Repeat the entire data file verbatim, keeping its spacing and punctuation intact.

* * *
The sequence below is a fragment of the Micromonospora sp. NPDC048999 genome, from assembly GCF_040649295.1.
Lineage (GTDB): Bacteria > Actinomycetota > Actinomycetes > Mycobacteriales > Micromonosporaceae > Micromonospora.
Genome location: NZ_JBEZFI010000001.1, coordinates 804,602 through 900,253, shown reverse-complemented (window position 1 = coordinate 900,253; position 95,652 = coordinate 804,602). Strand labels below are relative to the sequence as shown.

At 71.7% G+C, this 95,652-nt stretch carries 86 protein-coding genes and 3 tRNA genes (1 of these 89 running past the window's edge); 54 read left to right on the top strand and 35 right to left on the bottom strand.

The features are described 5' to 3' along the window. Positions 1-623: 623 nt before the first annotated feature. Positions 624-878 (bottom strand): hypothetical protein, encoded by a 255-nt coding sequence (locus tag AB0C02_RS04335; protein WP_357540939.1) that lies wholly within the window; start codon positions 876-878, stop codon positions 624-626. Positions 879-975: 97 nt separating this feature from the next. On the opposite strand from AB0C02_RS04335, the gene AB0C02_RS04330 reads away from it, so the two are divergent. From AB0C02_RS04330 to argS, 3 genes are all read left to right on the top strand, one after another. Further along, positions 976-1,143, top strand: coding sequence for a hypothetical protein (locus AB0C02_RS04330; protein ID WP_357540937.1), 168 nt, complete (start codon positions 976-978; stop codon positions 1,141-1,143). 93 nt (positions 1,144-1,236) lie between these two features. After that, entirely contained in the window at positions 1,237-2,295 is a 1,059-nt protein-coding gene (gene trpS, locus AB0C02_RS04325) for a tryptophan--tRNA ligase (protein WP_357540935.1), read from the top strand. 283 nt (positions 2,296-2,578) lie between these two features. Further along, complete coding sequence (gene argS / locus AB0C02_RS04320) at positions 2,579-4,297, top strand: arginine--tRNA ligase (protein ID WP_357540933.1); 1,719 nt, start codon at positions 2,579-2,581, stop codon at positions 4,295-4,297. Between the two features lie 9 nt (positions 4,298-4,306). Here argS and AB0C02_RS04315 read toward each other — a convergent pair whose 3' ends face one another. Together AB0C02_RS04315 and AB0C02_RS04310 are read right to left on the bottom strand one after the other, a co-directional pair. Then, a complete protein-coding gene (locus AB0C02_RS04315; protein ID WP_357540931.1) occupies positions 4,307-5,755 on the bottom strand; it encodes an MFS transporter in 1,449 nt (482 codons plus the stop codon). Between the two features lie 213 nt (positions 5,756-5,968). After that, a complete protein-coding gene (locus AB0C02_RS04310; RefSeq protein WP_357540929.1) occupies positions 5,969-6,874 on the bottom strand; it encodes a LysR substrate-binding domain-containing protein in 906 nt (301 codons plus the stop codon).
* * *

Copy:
The sequence below is a fragment of the Micromonospora sp. NPDC048999 genome, from assembly GCF_040649295.1.
Lineage (GTDB): Bacteria > Actinomycetota > Actinomycetes > Mycobacteriales > Micromonosporaceae > Micromonospora.
Genome location: NZ_JBEZFI010000001.1, coordinates 804,602 through 900,253, shown reverse-complemented (window position 1 = coordinate 900,253; position 95,652 = coordinate 804,602). Strand labels below are relative to the sequence as shown.

At 71.7% G+C, this 95,652-nt stretch carries 86 protein-coding genes and 3 tRNA genes (1 of these 89 running past the window's edge); 54 read left to right on the top strand and 35 right to left on the bottom strand.

The features are described 5' to 3' along the window. Positions 1-623: 623 nt before the first annotated feature. Positions 624-878 (bottom strand): hypothetical protein, encoded by a 255-nt coding sequence (locus tag AB0C02_RS04335; protein WP_357540939.1) that lies wholly within the window; start codon positions 876-878, stop codon positions 624-626. Positions 879-975: 97 nt separating this feature from the next. On the opposite strand from AB0C02_RS04335, the gene AB0C02_RS04330 reads away from it, so the two are divergent. From AB0C02_RS04330 to argS, 3 genes are all read left to right on the top strand, one after another. Further along, positions 976-1,143, top strand: coding sequence for a hypothetical protein (locus AB0C02_RS04330; protein ID WP_357540937.1), 168 nt, complete (start codon positions 976-978; stop codon positions 1,141-1,143). 93 nt (positions 1,144-1,236) lie between these two features. After that, entirely contained in the window at positions 1,237-2,295 is a 1,059-nt protein-coding gene (gene trpS, locus AB0C02_RS04325) for a tryptophan--tRNA ligase (protein WP_357540935.1), read from the top strand. 283 nt (positions 2,296-2,578) lie between these two features. Further along, complete coding sequence (gene argS / locus AB0C02_RS04320) at positions 2,579-4,297, top strand: arginine--tRNA ligase (protein ID WP_357540933.1); 1,719 nt, start codon at positions 2,579-2,581, stop codon at positions 4,295-4,297. Between the two features lie 9 nt (positions 4,298-4,306). Here argS and AB0C02_RS04315 read toward each other — a convergent pair whose 3' ends face one another. Together AB0C02_RS04315 and AB0C02_RS04310 are read right to left on the bottom strand one after the other, a co-directional pair. Then, a complete protein-coding gene (locus AB0C02_RS04315; protein ID WP_357540931.1) occupies positions 4,307-5,755 on the bottom strand; it encodes an MFS transporter in 1,449 nt (482 codons plus the stop codon). Between the two features lie 213 nt (positions 5,756-5,968). After that, a complete protein-coding gene (locus AB0C02_RS04310; RefSeq protein WP_357540929.1) occupies positions 5,969-6,874 on the bottom strand; it encodes a LysR substrate-binding domain-containing protein in 906 nt (301 codons plus the stop codon).